Farinata is one of those lovely Italian recipes that so many regions claim to have invented. She is like a sailor with a boy in every port. In Liguria, she is known as Farinata. In Livorno, she is Torta di Ceci, while in my native Tuscany, she goes by the name, Cecina. And as far off as Nice and the Cote d’Azur, she is called Socca.
Each of these regions believe they are her birthplace, which is understandable because she changes ever so slightly from port to port. A hint of rosemary here, a handful of chilli there, the addition of tiny local fish called gianchetti or elsewhere, served with nothing more than a scattering of cheese.
My recipe was passed down to me from a family friend. She was from Genoa, a beautiful city that stretches languidly across the Italian Riviera, famous for its bright palazzos and magnificent churches. I visited her recently and she served her farinata on a sun-dappled terrace with an incredible array of Italian antipasti, sliced hams, cheeses, olives and plump capers. With a glass of white wine, it was the perfect summer aperitivo and I couldn’t resist begging her for the recipe.
Farinata literally means ‘made with flour’, which can be a little misleading. It is a sort of pancake made with chickpea flour. Traditionally, the recipe calls for nothing more than water and a little salt. In decades past, white flour was far too expensive for most and flours made from chickpeas and other legumes readily available. Farinata was a filling, yet satisfying dish that could be prepared in the early morning before the heat set in the kitchen and enjoyed in the fields for lunch or in the early evening as a light supper.
As the years past, the locals enriched the dough, so to speak, so what began with humble roots, blossomed into a national dish to be proud of.
My farinata recipe is the traditional Genoese version, which incorporates artichokes and sautéed red onions into the batter for texture and flavour. Usually you would add a squeeze of lemon juice, but I’ve used preserved lemons instead because they have a saltiness to them that give this dish a Middle Eastern twist. Genoa was once one of Italy’s most famous ports and its local cuisine definitely has elements of the far-flung east.
There really is nothing to this recipe. Simply prepare the batter the night before and leave to rest. This helps the flavours develop and will give you a better textured pancake.
When you’re making the batter, you want a consistency similar to thick cream. That way, when you pour into the baking dish or frying pan to bake you get a really thin layer. The thinner the better – that’s the secret to a crispy farinata! Just don’t forget to grease your pan really well. My first two attempts at this were incredible failures because my farinata stuck to the bottom and ended up more of a granola than a pancake.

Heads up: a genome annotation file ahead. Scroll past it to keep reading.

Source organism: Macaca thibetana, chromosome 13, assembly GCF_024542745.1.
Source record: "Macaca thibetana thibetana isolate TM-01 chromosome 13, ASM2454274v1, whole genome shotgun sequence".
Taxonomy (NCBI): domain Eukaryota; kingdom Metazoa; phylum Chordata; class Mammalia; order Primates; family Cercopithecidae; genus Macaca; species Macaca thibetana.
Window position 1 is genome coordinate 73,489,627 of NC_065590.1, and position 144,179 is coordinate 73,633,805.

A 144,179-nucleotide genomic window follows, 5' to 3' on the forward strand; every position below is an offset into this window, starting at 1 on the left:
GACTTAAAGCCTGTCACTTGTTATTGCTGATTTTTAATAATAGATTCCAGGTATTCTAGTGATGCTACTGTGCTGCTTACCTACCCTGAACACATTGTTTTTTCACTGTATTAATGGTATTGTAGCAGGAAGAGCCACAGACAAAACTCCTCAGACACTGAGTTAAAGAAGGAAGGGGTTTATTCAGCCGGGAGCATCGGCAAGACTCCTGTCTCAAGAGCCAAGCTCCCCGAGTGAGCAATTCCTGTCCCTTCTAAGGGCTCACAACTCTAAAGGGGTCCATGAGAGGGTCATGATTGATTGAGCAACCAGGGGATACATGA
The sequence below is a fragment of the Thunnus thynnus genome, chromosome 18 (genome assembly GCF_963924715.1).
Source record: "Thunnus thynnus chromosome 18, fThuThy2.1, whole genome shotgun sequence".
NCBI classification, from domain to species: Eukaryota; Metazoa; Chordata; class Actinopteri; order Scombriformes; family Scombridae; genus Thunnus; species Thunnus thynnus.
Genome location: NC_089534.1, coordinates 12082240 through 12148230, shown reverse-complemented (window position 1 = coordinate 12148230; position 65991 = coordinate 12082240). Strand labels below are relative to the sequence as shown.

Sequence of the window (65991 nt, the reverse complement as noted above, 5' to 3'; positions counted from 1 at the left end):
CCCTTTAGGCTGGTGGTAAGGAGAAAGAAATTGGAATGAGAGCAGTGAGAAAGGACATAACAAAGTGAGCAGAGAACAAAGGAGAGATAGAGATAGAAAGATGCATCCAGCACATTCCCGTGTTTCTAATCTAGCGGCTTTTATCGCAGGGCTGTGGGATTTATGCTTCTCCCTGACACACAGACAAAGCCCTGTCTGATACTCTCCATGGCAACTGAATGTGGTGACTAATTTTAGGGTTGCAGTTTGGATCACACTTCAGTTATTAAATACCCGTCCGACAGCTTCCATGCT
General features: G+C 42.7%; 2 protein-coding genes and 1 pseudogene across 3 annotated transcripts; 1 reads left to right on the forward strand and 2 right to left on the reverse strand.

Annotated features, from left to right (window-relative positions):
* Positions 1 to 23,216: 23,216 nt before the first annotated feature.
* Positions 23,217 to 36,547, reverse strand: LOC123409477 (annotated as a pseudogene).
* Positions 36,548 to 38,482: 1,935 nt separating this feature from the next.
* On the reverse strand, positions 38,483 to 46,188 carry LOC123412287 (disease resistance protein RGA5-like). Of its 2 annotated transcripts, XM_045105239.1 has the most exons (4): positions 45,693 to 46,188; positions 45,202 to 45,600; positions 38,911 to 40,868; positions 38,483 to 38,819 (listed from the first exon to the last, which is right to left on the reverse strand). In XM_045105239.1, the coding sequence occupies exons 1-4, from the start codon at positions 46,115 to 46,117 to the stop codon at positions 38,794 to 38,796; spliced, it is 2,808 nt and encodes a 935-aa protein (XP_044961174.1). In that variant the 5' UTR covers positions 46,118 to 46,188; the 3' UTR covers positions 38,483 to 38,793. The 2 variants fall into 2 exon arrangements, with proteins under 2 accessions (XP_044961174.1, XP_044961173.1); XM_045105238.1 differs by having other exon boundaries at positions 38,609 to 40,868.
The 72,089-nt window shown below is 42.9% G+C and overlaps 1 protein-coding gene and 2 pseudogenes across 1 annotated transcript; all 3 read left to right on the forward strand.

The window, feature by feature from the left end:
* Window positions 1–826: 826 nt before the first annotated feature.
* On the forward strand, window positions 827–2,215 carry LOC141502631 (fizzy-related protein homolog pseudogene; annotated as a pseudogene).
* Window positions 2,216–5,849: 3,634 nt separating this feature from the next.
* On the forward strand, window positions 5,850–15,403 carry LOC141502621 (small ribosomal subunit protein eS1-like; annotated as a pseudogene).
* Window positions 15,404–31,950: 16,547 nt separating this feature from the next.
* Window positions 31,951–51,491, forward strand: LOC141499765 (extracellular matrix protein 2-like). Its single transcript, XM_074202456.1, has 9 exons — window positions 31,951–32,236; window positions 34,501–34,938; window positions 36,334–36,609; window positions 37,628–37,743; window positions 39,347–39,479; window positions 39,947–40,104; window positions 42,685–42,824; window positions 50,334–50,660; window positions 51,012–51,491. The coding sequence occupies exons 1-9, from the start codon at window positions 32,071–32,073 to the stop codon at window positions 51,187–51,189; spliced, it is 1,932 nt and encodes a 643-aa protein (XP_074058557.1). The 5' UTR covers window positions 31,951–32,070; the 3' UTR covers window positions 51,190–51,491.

When serving your farinata, think of it as a quick and easy flatbread pizza. You can top the crisp pancake with whatever you like. I’m using feta and rocket with a hint of chilli and basil leaves.
Since it’s not made with plain flour, it’s also a great gluten free alternative to pizza that’s packed with flavour and really good for you.
So invite some friends over, chill a bottle of white wine and make this farinata the centre of your next antipasto platter!
Farinata (Italian Chickpea Pancake) with Summer Artichokes and Preserved Lemons
1 cup chickpea flour
1 teaspoon salt
1/2 teaspoon chilli powder
2 tablespoons olive oil
230ml warm water
1/2 red onion, thinly sliced
2 artichokes, thinly sliced
1 tablespoon parsley, finely chopped
zest of 1 preserved lemon, finely diced
2 tablespoons freshly grated parmesan
50g feta, crumbed
to serve: rocket and basil leaves
Place the flour, salt, chilli, oil and water in a bowl. Mix to combine. The batter should remind you of thick cream. Refrigerate overnight.
The next day, preheat your oven to 220°C
Heat 2 tablespoons of olive oil in a large oven-safe frying over medium heat. When it starts to smoke, add the onions and the artichokes and cook until browned and soft (8-10 minutes).
Remove from the heat and stir into the chilled batter along with the preserved lemons and parsley.
Add another 2 tablespoons of olive oil to the pan you used to cook the artichokes. Make sure the bottom is coated well or your farinata will stick. Pour over the batter and bake until the edges are golden and the middle is cooked through (20-25 minutes).
Remove from the oven, sprinkle over the parmesan cheese and grill until melted (2 minutes).
Leave your farinata to cool in the pan for at least 10 minutes. That will make it easier to get it out of the pan. Once removed, serve warm with the rocket and basil leaves and crumbled feta.
Farinata is best served as part of an antipasto platter with sliced ham, olives, cheese and marinated vegetables. Serves 8.